L'Emploi rural décent

New perspectives for Somali youth


Osman Sheikh Ali is a 24-year-old father of two children and comes from Marka, a city in the southern Lower Shebelle province of Somalia. He is currently working in Bossaso, at the Hidik Boat Factory managed by the 34-year-old director, Yasin Hassan Mohamed. Both Osman and Yacine have benefitted from FAO’s trainings on boat building and repairing, in the framework of the EU-funded Coastal Communities Against Piracy project.

"Over the last two years, there have been significant improvements in the work we do in the factory," said Yasin. "Thanks to FAO's trainings, we have learned how to develop new boat designs, fix electric systems using home battery, also installing fish finders, GPS and navigational lights. Above all, we have learned the best ways to build boats with very high safety standards."

"I was trained specifically on how to build mold frames of boats, which was totally new to me," said Osman, who has furthered his skills and potential employability. Thanks to his work at the boat factory, Osman is now more confident about his future, as he is able to support his young family, while contributing to the economic recovery of his country.

Building rural livelihoods to mitigate youth radicalization in Somalia's coastal areas

After decades of civil conflict, with the establishment of the Federal Government in 2012 Somalia has entered a new phase of peace-building efforts. Nevertheless, the situation remains extremely fragile and conflicting, impacting especially youth. Somalis under 30 constitute around 70 percent of the population, but nearly two-thirds of them would migrate abroad if they could. The youth unemployment rate in the country is among the highest in the world, at a startling 67 percent among all 14 to 29-year olds. Furthermore, young people are extremely vulnerable to radicalization and while the radicalizing factors of youth can vary, they are nonetheless also rooted in socio-economic stimuli or the lack of them.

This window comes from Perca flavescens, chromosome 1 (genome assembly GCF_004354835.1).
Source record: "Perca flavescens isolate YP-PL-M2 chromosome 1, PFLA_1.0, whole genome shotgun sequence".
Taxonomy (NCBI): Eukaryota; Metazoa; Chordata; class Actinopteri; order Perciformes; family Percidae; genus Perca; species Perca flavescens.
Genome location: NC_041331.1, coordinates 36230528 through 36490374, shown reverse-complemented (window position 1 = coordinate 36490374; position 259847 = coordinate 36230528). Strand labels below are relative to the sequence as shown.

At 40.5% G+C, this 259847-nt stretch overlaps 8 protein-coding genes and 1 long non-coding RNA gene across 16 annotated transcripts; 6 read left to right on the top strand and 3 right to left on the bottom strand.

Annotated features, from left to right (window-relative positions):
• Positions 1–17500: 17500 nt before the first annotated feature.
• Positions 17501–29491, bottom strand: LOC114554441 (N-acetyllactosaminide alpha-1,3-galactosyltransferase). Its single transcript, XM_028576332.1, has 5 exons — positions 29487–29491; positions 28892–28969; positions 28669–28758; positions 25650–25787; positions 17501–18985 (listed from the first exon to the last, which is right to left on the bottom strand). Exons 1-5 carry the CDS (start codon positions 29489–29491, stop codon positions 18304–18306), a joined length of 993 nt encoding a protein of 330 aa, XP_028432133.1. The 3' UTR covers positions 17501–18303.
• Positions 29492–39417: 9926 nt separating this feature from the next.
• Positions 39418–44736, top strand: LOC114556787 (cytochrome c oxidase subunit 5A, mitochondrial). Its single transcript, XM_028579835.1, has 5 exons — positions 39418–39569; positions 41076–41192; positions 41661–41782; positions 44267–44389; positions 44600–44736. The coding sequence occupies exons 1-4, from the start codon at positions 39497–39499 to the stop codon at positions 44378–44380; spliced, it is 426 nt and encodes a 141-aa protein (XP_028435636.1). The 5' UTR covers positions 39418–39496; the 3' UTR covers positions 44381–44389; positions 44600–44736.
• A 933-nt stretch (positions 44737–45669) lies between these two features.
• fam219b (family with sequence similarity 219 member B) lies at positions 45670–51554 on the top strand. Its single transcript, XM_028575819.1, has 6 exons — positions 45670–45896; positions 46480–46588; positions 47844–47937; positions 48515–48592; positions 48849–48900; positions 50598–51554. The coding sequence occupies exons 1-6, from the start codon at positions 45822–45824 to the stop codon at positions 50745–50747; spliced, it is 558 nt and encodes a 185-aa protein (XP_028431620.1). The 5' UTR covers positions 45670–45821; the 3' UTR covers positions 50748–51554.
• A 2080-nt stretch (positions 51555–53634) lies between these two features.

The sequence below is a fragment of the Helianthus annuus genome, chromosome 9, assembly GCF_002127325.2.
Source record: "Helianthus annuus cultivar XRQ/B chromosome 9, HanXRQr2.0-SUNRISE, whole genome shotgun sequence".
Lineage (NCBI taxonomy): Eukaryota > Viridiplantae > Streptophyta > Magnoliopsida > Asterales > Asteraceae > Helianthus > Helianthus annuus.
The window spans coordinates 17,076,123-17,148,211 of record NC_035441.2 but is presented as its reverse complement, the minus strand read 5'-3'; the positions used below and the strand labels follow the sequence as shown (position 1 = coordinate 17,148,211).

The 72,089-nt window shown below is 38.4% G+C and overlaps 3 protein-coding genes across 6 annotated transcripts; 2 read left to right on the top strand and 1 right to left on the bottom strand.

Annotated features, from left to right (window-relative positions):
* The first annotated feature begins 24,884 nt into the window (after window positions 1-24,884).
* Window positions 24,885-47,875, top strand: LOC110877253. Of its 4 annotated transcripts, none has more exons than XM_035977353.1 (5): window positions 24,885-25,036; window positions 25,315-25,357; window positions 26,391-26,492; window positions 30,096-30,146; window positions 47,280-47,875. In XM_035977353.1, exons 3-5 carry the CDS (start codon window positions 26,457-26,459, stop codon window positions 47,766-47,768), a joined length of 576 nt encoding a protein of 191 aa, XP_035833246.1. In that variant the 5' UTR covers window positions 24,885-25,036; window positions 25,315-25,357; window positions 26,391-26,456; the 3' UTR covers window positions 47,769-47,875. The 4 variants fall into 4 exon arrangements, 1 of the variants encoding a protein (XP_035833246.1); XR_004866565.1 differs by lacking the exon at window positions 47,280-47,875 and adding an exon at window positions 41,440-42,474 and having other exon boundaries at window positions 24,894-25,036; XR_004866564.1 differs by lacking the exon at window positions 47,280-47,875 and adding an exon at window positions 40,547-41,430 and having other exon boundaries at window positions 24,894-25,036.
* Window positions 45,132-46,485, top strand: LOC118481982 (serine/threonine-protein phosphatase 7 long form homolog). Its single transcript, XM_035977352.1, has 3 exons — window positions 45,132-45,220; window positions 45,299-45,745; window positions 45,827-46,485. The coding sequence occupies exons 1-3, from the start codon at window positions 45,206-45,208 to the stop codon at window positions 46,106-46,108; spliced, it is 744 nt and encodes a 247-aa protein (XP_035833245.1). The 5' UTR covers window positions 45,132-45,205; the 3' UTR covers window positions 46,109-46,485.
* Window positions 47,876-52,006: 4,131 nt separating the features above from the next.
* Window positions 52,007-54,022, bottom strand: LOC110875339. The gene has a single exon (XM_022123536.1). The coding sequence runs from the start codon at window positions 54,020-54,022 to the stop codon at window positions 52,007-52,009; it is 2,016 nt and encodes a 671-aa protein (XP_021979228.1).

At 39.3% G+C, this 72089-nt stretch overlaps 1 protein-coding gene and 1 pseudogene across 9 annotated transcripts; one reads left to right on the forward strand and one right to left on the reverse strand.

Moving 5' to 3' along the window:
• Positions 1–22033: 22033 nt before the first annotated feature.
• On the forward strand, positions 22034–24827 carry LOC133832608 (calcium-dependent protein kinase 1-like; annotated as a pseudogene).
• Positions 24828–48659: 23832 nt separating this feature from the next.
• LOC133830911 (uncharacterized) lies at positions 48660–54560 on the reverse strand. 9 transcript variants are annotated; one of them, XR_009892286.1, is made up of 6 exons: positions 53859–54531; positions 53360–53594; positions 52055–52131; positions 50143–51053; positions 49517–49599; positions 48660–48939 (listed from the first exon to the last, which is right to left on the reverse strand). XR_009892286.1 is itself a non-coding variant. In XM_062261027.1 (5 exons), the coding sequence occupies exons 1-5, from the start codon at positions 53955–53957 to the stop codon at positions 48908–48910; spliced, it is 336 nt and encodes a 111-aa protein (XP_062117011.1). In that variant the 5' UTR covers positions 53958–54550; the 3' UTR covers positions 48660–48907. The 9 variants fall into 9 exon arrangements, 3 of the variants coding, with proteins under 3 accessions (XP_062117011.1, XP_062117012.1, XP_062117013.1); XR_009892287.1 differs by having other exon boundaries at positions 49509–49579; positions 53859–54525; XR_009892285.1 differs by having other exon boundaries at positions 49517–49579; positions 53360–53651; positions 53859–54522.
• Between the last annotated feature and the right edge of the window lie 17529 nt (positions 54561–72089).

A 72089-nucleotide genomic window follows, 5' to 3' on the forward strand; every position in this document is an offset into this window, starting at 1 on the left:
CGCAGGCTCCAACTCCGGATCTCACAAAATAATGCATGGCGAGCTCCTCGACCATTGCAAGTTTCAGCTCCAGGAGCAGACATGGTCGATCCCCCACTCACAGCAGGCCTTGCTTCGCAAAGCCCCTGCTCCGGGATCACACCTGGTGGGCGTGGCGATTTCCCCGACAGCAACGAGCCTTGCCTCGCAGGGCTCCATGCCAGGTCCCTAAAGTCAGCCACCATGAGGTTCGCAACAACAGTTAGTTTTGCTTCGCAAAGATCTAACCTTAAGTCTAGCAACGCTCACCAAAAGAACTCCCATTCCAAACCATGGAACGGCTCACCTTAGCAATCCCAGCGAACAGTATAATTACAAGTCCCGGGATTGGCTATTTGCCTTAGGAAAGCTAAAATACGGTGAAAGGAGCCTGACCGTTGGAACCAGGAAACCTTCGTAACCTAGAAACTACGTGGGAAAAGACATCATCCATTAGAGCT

In this context, the UN and the Somali Government launched the Programme on Youth Employment in 2015, with the objective of creating employment opportunities for youth between 16 and 35 years through vocational education, enterprise training, and the rehabilitation of infrastructure in high potential sectors of the economy. Alongside this initiative, FAO is working with the Ministry of Fisheries at Federal and State levels to implement the 5.3 million Euro project No piracy: Alternatives for youth living in coastal communities of Puntland, Galmudug and Mogadishu, also known as Coastal Communities Against Piracy (CCAP) Project. As the name suggests, the EU-funded project, launched in 2016, reaches out to youth living along the coast to support them in building livelihoods in the fisheries sector and not fall into piracy.

Somalia has one of the longest coast lines in Africa and the fisheries sector is considered to have the largest potential to create new full-time jobs. But the sector lacks key skills and equipment, such as safe fishing boats and the knowledge of how to design and build them. Through the CCAP Project, young women and men have been engaged in long-term apprenticeships to learn how to design, build and repair boats compliant with FAO safety specifications. Thanks to the success of the sea trials, private companies are showing interest in purchasing vessels directly from the Somali boat yards partnering with the Project.

In addition, the Project has trained coastal youths as crew and fishers aboard vessels. The young beneficiaries have also learned new ways to add value to their fish products through processing, in particular by drying fish. Thanks to CCAP, a number of households are in the process of receiving solar fridges, which will allow them to keep their fish fresh for longer periods and thus will make them less dependent on selling their products on the same day, at the whim of the highest bidder.

By expanding employment opportunities for young men and women in rural areas, FAO and the EU together are supporting rural youth and harnessing their potential as drivers of positive change in their communities.